There is little sense describing the films further: they deserve to take their place alongside the best silent comedy shorts. The DVD set also includes an illustrated booklet and a DVD-ROM connection where you can read several essays, and enjoy original scripts, stills, posters, and other ephemera. To order the DVD, click HERE. To read Richard W. Bann’s lengthy, and fascinating, essay about Max Davidson, click HERE.
As for the Female Comedy Teams set, I can scarcely be objective, as I’ve been in love with Thelma Todd for many, many years. She remains underrated as a comedienne, and while many of the shorts she made with ZaSu Pitts and Patsy Kelly are routine—and some are dreadful—the stars’ personalities and sheer verve save the day. Fortunately, DVD producer Stefan Drössler has chosen the best entries in this Hal Roach series, including The Pajama Party, The Bargain of the Century (directed by Charley Chase, and costarring the hilarious Billy Gilbert), and Top Flat (its title a timely wordplay on the Astaire-Rogers movie Top Hat).
These two-reelers are among the Roach shorts that turn up on Turner Classic Movies, but the German DVD also includes the surviving work of an earlier Hal Roach comedy duo, deadpan Anita Garvin and perky Marion Byron. This late-1920s teaming marked his first effort to create a female counterpart to Laurel and Hardy. Putting women into the same kind of slapstick setting as Stan and Ollie never quite worked, but you can’t blame a guy for trying. Nor can you fault the two comediennes, who were more than game and took their share of slapstick punishment along the way.
Then inspiration struck. A Pair of Tights (1929) gained immortality among comedy buffs when Robert Youngson used a generous excerpt in his compilation feature When Comedy Was King. It was later released to the home-movie market in its entirety by Blackhawk Films, and now it has made its way to DVD. This hilarious, wonderfully inventive two-reeler emphasizes situations and characterization as well as slapstick, and blends all of those ingredients together with felicitous results. Edgar Kennedy and young Stuart Erwin play a couple of “tights” (i.e., tightwads) who take hungry, flat-broke roommates Anita and Marion out on a date, which winds up disastrously as they try to purchase four ice cream cones.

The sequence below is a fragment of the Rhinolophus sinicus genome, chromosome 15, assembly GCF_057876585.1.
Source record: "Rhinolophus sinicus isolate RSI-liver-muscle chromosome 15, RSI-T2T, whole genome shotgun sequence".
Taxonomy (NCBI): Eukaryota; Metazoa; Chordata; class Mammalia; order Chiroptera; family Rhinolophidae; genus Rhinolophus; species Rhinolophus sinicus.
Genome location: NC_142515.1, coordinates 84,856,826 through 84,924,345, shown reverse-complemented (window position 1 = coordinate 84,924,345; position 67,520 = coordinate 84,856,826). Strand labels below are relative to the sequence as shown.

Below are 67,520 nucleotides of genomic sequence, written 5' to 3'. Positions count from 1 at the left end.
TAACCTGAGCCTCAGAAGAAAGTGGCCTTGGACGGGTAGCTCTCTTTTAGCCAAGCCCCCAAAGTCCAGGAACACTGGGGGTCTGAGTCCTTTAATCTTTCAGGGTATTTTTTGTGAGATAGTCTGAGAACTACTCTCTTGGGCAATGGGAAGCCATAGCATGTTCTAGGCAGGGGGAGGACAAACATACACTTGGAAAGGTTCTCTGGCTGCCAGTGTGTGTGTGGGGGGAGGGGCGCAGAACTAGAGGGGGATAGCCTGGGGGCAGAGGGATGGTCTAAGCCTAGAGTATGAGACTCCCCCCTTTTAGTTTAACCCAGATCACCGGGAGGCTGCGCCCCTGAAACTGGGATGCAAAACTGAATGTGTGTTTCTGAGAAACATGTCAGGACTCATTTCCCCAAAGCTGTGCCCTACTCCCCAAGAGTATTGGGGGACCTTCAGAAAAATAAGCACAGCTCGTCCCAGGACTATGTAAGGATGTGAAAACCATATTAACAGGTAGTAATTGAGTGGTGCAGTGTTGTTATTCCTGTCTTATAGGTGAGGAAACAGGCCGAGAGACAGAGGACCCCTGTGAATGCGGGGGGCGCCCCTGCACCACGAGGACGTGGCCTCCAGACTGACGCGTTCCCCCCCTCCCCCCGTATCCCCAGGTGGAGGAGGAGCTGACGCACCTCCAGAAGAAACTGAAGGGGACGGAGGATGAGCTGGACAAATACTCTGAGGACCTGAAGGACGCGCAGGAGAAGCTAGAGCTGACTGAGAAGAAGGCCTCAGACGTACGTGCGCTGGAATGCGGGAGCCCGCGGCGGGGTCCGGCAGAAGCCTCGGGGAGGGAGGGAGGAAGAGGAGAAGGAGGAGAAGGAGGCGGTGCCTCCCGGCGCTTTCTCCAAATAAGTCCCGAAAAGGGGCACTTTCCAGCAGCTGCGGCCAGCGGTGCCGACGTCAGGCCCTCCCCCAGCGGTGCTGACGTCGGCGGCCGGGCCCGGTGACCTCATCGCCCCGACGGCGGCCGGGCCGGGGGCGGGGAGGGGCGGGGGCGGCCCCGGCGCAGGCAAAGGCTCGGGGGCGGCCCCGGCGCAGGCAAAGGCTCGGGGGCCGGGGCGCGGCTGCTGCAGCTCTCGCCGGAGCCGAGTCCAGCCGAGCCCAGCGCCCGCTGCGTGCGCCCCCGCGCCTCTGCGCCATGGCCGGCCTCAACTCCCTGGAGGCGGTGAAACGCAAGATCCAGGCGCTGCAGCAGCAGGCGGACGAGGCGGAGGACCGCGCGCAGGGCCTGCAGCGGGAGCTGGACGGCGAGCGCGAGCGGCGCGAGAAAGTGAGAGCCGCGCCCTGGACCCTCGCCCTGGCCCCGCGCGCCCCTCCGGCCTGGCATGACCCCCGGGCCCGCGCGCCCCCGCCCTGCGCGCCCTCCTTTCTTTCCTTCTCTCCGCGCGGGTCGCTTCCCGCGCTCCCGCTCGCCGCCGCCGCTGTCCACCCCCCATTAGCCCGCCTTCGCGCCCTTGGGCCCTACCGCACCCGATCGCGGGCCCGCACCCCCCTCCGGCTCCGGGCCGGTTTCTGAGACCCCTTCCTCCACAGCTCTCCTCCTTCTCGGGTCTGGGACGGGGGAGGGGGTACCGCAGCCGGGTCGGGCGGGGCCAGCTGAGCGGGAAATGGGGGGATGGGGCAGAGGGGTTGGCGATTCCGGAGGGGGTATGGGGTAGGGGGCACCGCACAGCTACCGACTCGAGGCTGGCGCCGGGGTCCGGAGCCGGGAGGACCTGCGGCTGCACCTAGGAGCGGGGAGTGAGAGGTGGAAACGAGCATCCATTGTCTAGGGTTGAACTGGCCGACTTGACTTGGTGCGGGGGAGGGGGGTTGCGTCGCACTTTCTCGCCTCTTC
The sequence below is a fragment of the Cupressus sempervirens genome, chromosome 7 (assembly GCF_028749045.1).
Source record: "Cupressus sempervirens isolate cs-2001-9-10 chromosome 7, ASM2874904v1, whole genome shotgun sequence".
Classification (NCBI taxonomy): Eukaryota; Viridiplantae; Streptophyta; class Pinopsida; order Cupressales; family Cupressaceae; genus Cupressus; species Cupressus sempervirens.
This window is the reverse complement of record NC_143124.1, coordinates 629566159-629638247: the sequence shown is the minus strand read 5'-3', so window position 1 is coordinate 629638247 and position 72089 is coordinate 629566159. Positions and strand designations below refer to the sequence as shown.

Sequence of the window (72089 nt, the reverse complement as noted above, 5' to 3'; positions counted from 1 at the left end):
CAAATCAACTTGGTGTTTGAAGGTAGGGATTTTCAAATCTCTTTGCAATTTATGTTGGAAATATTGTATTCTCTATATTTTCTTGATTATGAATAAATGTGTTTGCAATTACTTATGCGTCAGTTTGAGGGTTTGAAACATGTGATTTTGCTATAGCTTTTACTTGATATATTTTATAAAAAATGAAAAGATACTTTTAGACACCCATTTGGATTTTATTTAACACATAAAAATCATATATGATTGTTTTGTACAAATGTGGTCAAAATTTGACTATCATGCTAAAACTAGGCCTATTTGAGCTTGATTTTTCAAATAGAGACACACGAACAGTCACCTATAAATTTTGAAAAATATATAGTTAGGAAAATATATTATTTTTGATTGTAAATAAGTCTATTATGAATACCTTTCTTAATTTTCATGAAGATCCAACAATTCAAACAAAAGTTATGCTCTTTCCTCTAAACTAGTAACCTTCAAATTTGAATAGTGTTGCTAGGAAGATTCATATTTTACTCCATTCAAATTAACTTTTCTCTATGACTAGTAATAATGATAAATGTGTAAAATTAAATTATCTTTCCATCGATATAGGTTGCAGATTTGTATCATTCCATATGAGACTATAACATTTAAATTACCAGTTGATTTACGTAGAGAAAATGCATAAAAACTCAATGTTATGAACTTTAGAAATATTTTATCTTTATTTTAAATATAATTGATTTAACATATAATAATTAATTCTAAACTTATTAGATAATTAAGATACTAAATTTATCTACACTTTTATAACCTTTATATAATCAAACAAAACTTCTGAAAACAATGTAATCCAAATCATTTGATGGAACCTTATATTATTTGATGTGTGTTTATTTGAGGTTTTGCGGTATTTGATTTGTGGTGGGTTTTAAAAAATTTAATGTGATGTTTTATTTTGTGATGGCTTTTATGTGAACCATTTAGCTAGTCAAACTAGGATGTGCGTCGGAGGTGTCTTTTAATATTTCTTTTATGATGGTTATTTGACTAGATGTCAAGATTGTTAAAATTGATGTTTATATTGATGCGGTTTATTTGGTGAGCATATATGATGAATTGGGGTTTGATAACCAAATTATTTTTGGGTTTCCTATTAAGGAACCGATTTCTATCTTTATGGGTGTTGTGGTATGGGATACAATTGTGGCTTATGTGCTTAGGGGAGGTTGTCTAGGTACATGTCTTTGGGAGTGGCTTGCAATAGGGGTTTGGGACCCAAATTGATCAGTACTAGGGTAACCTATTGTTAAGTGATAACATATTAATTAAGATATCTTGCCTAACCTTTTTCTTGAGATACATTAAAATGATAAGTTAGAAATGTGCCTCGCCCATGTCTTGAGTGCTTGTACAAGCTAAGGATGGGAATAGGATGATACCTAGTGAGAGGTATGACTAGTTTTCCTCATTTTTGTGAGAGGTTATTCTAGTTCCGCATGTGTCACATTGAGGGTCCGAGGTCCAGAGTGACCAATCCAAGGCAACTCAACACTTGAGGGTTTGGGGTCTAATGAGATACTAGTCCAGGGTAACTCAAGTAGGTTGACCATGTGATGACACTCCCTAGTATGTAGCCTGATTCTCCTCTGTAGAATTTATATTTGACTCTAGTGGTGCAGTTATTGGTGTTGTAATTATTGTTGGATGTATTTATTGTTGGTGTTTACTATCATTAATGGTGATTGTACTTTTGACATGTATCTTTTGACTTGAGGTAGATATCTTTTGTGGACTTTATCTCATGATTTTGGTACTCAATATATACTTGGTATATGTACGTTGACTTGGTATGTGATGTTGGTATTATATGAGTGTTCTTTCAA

Its chronological predecessor, Feed ‘em and Weep (1928), isn’t nearly as good, although the girls give it their best shot, and a tantalizing excerpt from Going Ga-Ga (1929) shows promise. More than anything else, these films confirm what Hal Roach aficionados have always known—that Anita Garvin was a great comedy talent whose gifts were never fully appreciated.
Again, there is an illustrated booklet, and a DVD-ROM function that leads you to an essays by such experts as Cole Johnson and Dave Stevenson, plus scripts, posters, and stills. To order, click HERE.
Finally, it must be stated once again that no single studio library has suffered more abuse than the one built over forty years’ time by Hal Roach. Rights have passed from hand since the 1940s, with each new owner lopping off main and end titles, cutting or overusing original negatives, and perpetrating other misdeeds. Even the company’s precious paperwork is now being sold piecemeal on eBay.
That’s why it’s so important that the UCLA Film and Television Archive has announced a major effort to properly restore all of the Laurel and Hardy negatives, using photochemical and digital means. Film buff Jeff Joseph has kicked off the campaign with a substantial cash donation, and L&H enthusiasts are being asked to make donations on a grass-roots basis. No contribution is too small! For more information about this project—as well as rare film clips and an authoritative essay about the state of the original L&H negatives by Richard W. Bann, click HERE.
These discs are produced in the European PAL format and will only play here in the U.S. on an all-region DVD player—or in most computers.